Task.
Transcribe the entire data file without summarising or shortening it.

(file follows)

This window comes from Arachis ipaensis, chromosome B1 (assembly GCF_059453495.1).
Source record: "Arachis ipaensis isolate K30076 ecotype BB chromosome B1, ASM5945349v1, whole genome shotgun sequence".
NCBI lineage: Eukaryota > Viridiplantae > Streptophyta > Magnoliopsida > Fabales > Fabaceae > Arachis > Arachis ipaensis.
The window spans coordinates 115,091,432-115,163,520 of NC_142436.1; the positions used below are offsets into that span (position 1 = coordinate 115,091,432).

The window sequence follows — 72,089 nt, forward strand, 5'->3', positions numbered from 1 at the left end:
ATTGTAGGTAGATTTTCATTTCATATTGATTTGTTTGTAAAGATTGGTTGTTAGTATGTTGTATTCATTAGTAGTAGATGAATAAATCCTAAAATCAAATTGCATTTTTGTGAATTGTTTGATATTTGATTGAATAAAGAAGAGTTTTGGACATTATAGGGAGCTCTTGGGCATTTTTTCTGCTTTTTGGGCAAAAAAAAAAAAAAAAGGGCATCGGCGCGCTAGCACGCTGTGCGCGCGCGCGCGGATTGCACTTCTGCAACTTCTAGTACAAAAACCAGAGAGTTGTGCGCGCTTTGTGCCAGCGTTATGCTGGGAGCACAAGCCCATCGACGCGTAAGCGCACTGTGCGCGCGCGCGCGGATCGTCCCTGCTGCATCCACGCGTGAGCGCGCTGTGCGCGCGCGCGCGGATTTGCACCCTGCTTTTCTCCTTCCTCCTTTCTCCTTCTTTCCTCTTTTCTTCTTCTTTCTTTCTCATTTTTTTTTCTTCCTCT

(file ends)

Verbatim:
This window comes from Arachis ipaensis, chromosome B1 (assembly GCF_059453495.1).
Source record: "Arachis ipaensis isolate K30076 ecotype BB chromosome B1, ASM5945349v1, whole genome shotgun sequence".
NCBI lineage: Eukaryota > Viridiplantae > Streptophyta > Magnoliopsida > Fabales > Fabaceae > Arachis > Arachis ipaensis.
The window spans coordinates 115,091,432-115,163,520 of NC_142436.1; the positions used below are offsets into that span (position 1 = coordinate 115,091,432).

The window sequence follows — 72,089 nt, forward strand, 5'->3', positions numbered from 1 at the left end:
ATTGTAGGTAGATTTTCATTTCATATTGATTTGTTTGTAAAGATTGGTTGTTAGTATGTTGTATTCATTAGTAGTAGATGAATAAATCCTAAAATCAAATTGCATTTTTGTGAATTGTTTGATATTTGATTGAATAAAGAAGAGTTTTGGACATTATAGGGAGCTCTTGGGCATTTTTTCTGCTTTTTGGGCAAAAAAAAAAAAAAAAGGGCATCGGCGCGCTAGCACGCTGTGCGCGCGCGCGCGGATTGCACTTCTGCAACTTCTAGTACAAAAACCAGAGAGTTGTGCGCGCTTTGTGCCAGCGTTATGCTGGGAGCACAAGCCCATCGACGCGTAAGCGCACTGTGCGCGCGCGCGCGGATCGTCCCTGCTGCATCCACGCGTGAGCGCGCTGTGCGCGCGCGCGCGGATTTGCACCCTGCTTTTCTCCTTCCTCCTTTCTCCTTCTTTCCTCTTTTCTTCTTCTTTCTTTCTCATTTTTTTTTCTTCCTCT